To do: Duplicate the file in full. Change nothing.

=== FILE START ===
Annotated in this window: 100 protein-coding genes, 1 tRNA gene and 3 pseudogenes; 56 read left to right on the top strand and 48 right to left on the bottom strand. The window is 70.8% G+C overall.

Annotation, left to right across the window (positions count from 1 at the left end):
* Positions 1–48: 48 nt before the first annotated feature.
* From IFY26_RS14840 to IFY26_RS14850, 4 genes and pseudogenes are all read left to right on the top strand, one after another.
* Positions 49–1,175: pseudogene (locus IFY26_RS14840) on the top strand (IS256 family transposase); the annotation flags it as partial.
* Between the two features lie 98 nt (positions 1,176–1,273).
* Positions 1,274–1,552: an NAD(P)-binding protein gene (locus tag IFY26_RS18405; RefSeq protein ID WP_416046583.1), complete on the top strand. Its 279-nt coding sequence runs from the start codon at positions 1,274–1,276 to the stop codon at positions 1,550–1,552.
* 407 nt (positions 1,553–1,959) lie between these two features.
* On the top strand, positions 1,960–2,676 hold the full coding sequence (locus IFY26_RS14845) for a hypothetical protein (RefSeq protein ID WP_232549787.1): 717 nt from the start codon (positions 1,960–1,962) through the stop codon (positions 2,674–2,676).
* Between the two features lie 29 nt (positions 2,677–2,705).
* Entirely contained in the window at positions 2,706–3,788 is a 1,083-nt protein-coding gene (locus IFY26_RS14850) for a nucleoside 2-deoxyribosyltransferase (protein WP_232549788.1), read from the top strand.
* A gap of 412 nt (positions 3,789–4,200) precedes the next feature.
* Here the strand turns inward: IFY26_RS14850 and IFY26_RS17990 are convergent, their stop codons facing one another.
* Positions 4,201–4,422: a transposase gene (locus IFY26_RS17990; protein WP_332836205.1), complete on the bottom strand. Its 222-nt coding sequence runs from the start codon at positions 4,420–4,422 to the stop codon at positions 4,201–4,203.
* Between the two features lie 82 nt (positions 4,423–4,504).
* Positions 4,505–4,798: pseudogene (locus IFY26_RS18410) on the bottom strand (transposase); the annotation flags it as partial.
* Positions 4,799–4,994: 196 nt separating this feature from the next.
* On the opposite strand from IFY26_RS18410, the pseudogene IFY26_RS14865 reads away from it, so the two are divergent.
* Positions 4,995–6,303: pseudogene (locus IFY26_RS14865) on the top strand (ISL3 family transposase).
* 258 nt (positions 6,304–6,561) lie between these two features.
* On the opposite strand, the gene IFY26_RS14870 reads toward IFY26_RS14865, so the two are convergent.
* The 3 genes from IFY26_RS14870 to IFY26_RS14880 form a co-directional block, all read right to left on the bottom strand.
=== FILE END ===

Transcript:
Annotated in this window: 100 protein-coding genes, 1 tRNA gene and 3 pseudogenes; 56 read left to right on the top strand and 48 right to left on the bottom strand. The window is 70.8% G+C overall.

Annotation, left to right across the window (positions count from 1 at the left end):
* Positions 1–48: 48 nt before the first annotated feature.
* From IFY26_RS14840 to IFY26_RS14850, 4 genes and pseudogenes are all read left to right on the top strand, one after another.
* Positions 49–1,175: pseudogene (locus IFY26_RS14840) on the top strand (IS256 family transposase); the annotation flags it as partial.
* Between the two features lie 98 nt (positions 1,176–1,273).
* Positions 1,274–1,552: an NAD(P)-binding protein gene (locus tag IFY26_RS18405; RefSeq protein ID WP_416046583.1), complete on the top strand. Its 279-nt coding sequence runs from the start codon at positions 1,274–1,276 to the stop codon at positions 1,550–1,552.
* 407 nt (positions 1,553–1,959) lie between these two features.
* On the top strand, positions 1,960–2,676 hold the full coding sequence (locus IFY26_RS14845) for a hypothetical protein (RefSeq protein ID WP_232549787.1): 717 nt from the start codon (positions 1,960–1,962) through the stop codon (positions 2,674–2,676).
* Between the two features lie 29 nt (positions 2,677–2,705).
* Entirely contained in the window at positions 2,706–3,788 is a 1,083-nt protein-coding gene (locus IFY26_RS14850) for a nucleoside 2-deoxyribosyltransferase (protein WP_232549788.1), read from the top strand.
* A gap of 412 nt (positions 3,789–4,200) precedes the next feature.
* Here the strand turns inward: IFY26_RS14850 and IFY26_RS17990 are convergent, their stop codons facing one another.
* Positions 4,201–4,422: a transposase gene (locus IFY26_RS17990; protein WP_332836205.1), complete on the bottom strand. Its 222-nt coding sequence runs from the start codon at positions 4,420–4,422 to the stop codon at positions 4,201–4,203.
* Between the two features lie 82 nt (positions 4,423–4,504).
* Positions 4,505–4,798: pseudogene (locus IFY26_RS18410) on the bottom strand (transposase); the annotation flags it as partial.
* Positions 4,799–4,994: 196 nt separating this feature from the next.
* On the opposite strand from IFY26_RS18410, the pseudogene IFY26_RS14865 reads away from it, so the two are divergent.
* Positions 4,995–6,303: pseudogene (locus IFY26_RS14865) on the top strand (ISL3 family transposase).
* 258 nt (positions 6,304–6,561) lie between these two features.
* On the opposite strand, the gene IFY26_RS14870 reads toward IFY26_RS14865, so the two are convergent.
* The 3 genes from IFY26_RS14870 to IFY26_RS14880 form a co-directional block, all read right to left on the bottom strand.